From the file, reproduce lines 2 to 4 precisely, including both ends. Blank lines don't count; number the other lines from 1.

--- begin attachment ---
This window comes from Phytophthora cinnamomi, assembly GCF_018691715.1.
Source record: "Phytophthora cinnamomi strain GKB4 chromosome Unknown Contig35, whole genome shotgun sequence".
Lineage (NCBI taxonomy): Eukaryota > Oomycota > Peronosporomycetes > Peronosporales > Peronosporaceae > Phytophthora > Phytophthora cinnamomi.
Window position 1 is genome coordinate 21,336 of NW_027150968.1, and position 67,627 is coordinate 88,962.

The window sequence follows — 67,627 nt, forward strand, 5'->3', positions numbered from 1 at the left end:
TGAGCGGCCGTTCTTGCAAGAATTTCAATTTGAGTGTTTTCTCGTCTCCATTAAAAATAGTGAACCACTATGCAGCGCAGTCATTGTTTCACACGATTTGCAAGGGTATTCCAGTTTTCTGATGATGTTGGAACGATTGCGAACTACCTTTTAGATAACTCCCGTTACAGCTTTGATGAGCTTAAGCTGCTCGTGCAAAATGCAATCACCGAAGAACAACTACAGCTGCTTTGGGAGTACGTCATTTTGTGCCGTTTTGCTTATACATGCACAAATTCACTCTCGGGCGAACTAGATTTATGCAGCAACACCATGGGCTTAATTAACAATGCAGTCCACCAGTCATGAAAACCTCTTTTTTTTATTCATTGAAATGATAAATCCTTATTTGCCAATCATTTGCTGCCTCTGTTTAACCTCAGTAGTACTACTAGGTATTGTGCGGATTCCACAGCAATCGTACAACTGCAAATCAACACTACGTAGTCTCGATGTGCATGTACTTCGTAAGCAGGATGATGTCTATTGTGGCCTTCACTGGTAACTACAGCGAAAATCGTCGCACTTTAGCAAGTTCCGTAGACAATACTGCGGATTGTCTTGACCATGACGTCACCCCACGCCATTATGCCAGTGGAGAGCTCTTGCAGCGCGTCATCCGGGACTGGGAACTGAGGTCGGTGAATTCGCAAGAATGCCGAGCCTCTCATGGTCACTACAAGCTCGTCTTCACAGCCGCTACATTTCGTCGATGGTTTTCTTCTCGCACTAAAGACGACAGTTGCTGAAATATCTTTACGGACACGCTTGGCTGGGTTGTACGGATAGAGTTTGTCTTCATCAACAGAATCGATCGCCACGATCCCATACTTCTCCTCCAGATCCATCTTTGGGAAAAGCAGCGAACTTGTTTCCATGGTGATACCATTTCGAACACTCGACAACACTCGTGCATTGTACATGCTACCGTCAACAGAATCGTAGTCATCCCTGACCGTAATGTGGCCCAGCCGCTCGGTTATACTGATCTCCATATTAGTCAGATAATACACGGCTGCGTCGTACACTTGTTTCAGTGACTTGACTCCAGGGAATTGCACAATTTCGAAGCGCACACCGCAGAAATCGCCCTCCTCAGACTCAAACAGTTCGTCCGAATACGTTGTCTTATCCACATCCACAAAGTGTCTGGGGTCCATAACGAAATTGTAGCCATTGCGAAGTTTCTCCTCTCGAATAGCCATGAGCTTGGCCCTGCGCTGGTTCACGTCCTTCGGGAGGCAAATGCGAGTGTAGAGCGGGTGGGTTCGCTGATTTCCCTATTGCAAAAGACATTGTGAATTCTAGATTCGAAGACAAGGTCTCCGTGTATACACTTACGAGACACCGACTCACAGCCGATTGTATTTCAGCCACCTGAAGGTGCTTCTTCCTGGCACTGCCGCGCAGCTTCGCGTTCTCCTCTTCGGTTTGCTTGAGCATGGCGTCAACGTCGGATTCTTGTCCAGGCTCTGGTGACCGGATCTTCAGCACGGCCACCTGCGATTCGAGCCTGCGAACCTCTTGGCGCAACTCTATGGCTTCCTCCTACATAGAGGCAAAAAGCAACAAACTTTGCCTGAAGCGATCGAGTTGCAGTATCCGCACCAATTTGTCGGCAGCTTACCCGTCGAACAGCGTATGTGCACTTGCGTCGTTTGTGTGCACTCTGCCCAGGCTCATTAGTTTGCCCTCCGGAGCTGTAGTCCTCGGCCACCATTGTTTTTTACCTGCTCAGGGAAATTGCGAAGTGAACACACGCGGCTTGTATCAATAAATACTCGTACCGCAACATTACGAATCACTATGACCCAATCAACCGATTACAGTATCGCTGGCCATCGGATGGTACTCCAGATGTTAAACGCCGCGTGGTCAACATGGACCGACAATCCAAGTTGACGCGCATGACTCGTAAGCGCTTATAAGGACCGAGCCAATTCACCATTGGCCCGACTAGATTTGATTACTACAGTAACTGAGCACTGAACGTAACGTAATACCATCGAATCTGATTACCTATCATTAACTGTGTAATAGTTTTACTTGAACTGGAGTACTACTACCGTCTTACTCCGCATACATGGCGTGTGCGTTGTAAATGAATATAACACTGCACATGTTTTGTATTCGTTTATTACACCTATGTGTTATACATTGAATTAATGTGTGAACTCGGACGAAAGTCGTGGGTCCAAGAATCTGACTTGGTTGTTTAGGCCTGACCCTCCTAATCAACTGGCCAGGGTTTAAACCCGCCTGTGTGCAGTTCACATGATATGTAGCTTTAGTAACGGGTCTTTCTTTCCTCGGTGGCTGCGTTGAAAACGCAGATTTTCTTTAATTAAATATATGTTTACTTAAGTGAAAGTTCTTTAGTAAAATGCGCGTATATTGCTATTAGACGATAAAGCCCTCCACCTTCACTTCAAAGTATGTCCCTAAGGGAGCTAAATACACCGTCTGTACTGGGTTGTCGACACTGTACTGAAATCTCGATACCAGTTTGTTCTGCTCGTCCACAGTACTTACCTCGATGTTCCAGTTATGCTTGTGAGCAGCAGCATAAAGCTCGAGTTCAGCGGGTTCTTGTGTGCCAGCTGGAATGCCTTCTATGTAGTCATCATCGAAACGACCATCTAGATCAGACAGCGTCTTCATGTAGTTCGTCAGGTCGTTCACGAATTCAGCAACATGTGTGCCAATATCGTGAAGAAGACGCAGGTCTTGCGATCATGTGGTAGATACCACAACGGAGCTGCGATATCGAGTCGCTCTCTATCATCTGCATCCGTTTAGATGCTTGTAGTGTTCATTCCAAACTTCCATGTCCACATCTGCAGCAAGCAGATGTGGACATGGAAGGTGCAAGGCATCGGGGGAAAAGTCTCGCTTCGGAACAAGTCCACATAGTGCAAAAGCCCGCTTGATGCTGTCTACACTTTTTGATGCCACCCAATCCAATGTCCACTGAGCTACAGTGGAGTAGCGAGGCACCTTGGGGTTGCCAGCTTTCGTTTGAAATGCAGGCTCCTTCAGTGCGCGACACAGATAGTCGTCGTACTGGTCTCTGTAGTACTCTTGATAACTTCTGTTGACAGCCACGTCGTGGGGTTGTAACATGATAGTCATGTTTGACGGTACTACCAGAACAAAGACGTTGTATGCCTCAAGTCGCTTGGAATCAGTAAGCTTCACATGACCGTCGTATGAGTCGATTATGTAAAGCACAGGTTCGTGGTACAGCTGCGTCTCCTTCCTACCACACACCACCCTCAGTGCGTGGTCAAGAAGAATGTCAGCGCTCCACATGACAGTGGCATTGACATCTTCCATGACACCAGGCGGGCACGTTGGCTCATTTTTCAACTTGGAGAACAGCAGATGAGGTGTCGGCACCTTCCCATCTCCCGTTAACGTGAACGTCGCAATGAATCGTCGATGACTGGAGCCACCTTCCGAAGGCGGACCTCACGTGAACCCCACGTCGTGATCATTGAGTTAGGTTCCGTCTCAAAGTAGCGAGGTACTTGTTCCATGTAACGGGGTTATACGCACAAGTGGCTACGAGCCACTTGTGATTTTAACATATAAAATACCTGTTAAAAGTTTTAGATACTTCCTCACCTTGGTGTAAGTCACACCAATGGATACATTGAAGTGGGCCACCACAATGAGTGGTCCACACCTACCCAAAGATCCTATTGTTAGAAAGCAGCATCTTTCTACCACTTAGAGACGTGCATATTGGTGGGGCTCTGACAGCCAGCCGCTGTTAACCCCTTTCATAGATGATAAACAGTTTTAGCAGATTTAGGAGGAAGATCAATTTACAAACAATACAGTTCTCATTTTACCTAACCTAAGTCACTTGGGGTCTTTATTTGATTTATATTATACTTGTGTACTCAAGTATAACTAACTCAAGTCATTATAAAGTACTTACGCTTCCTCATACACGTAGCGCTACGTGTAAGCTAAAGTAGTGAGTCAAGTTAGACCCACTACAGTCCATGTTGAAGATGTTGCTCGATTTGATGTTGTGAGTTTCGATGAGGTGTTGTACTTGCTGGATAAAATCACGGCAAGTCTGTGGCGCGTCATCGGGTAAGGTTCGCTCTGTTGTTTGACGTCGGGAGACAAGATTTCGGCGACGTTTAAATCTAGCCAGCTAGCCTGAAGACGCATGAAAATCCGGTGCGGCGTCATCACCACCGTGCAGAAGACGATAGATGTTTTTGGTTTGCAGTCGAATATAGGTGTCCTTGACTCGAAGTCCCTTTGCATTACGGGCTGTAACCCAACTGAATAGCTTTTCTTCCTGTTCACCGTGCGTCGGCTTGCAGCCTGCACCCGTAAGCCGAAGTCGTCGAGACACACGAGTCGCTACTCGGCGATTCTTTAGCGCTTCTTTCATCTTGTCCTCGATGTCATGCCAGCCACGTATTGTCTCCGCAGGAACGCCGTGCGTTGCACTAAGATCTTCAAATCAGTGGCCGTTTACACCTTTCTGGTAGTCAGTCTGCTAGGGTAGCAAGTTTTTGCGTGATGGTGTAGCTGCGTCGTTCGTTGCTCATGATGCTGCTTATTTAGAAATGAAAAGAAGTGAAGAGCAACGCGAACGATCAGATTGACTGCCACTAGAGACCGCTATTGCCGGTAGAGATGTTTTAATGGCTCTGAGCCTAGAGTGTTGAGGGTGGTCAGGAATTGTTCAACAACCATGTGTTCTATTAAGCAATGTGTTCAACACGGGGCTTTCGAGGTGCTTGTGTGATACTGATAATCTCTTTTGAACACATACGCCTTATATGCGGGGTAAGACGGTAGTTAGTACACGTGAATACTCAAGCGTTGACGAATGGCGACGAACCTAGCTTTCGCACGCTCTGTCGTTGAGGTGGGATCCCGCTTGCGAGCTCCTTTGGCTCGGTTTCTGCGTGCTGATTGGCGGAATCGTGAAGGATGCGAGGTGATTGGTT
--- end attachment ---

Source record: "Phytophthora cinnamomi strain GKB4 chromosome Unknown Contig35, whole genome shotgun sequence".
Lineage (NCBI taxonomy): Eukaryota > Oomycota > Peronosporomycetes > Peronosporales > Peronosporaceae > Phytophthora > Phytophthora cinnamomi.
Window position 1 is genome coordinate 21,336 of NW_027150968.1, and position 67,627 is coordinate 88,962.